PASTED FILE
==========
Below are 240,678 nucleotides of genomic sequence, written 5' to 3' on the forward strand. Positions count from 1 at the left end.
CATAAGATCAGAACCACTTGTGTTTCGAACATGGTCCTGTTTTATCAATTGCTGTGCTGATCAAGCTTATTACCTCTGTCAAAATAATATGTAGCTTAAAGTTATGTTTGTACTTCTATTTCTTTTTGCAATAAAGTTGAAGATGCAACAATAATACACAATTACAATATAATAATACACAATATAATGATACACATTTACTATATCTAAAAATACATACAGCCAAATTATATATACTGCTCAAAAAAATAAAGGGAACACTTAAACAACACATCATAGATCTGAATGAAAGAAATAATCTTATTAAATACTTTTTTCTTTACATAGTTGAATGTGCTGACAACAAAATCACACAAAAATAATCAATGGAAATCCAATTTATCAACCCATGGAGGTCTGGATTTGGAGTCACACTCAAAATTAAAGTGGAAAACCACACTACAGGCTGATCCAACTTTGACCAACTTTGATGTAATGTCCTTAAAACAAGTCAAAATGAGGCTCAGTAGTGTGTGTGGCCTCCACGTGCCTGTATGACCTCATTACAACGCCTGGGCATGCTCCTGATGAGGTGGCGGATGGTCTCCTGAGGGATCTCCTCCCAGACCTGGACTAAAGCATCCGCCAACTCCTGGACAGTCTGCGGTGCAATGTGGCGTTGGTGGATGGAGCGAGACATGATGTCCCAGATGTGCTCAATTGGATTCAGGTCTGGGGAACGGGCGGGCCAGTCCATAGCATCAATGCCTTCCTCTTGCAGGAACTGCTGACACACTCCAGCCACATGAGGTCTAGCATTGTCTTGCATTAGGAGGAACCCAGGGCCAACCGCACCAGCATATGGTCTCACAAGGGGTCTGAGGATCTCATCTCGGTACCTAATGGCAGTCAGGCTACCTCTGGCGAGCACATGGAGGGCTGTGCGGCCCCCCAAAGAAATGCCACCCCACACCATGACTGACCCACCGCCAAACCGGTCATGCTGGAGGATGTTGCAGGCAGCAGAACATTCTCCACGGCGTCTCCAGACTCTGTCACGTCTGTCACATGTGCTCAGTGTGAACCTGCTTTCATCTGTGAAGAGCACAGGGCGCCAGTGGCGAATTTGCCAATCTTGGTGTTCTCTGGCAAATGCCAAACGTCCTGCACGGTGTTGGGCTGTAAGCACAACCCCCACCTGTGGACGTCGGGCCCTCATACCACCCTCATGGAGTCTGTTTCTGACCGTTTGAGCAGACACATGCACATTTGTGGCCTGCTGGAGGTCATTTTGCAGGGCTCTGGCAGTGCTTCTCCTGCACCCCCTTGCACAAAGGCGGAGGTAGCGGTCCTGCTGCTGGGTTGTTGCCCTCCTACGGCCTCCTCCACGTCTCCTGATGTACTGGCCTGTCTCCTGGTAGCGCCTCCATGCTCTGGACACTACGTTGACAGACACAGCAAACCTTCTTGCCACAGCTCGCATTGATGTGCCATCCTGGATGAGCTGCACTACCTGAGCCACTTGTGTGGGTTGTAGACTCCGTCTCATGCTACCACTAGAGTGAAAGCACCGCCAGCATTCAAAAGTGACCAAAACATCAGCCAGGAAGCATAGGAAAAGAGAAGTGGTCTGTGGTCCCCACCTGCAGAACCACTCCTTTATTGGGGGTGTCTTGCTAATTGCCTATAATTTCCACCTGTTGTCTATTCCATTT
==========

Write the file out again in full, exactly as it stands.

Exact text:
Below are 240,678 nucleotides of genomic sequence, written 5' to 3' on the forward strand. Positions count from 1 at the left end.
CATAAGATCAGAACCACTTGTGTTTCGAACATGGTCCTGTTTTATCAATTGCTGTGCTGATCAAGCTTATTACCTCTGTCAAAATAATATGTAGCTTAAAGTTATGTTTGTACTTCTATTTCTTTTTGCAATAAAGTTGAAGATGCAACAATAATACACAATTACAATATAATAATACACAATATAATGATACACATTTACTATATCTAAAAATACATACAGCCAAATTATATATACTGCTCAAAAAAATAAAGGGAACACTTAAACAACACATCATAGATCTGAATGAAAGAAATAATCTTATTAAATACTTTTTTCTTTACATAGTTGAATGTGCTGACAACAAAATCACACAAAAATAATCAATGGAAATCCAATTTATCAACCCATGGAGGTCTGGATTTGGAGTCACACTCAAAATTAAAGTGGAAAACCACACTACAGGCTGATCCAACTTTGACCAACTTTGATGTAATGTCCTTAAAACAAGTCAAAATGAGGCTCAGTAGTGTGTGTGGCCTCCACGTGCCTGTATGACCTCATTACAACGCCTGGGCATGCTCCTGATGAGGTGGCGGATGGTCTCCTGAGGGATCTCCTCCCAGACCTGGACTAAAGCATCCGCCAACTCCTGGACAGTCTGCGGTGCAATGTGGCGTTGGTGGATGGAGCGAGACATGATGTCCCAGATGTGCTCAATTGGATTCAGGTCTGGGGAACGGGCGGGCCAGTCCATAGCATCAATGCCTTCCTCTTGCAGGAACTGCTGACACACTCCAGCCACATGAGGTCTAGCATTGTCTTGCATTAGGAGGAACCCAGGGCCAACCGCACCAGCATATGGTCTCACAAGGGGTCTGAGGATCTCATCTCGGTACCTAATGGCAGTCAGGCTACCTCTGGCGAGCACATGGAGGGCTGTGCGGCCCCCCAAAGAAATGCCACCCCACACCATGACTGACCCACCGCCAAACCGGTCATGCTGGAGGATGTTGCAGGCAGCAGAACATTCTCCACGGCGTCTCCAGACTCTGTCACGTCTGTCACATGTGCTCAGTGTGAACCTGCTTTCATCTGTGAAGAGCACAGGGCGCCAGTGGCGAATTTGCCAATCTTGGTGTTCTCTGGCAAATGCCAAACGTCCTGCACGGTGTTGGGCTGTAAGCACAACCCCCACCTGTGGACGTCGGGCCCTCATACCACCCTCATGGAGTCTGTTTCTGACCGTTTGAGCAGACACATGCACATTTGTGGCCTGCTGGAGGTCATTTTGCAGGGCTCTGGCAGTGCTTCTCCTGCACCCCCTTGCACAAAGGCGGAGGTAGCGGTCCTGCTGCTGGGTTGTTGCCCTCCTACGGCCTCCTCCACGTCTCCTGATGTACTGGCCTGTCTCCTGGTAGCGCCTCCATGCTCTGGACACTACGTTGACAGACACAGCAAACCTTCTTGCCACAGCTCGCATTGATGTGCCATCCTGGATGAGCTGCACTACCTGAGCCACTTGTGTGGGTTGTAGACTCCGTCTCATGCTACCACTAGAGTGAAAGCACCGCCAGCATTCAAAAGTGACCAAAACATCAGCCAGGAAGCATAGGAAAAGAGAAGTGGTCTGTGGTCCCCACCTGCAGAACCACTCCTTTATTGGGGGTGTCTTGCTAATTGCCTATAATTTCCACCTGTTGTCTATTCCATTT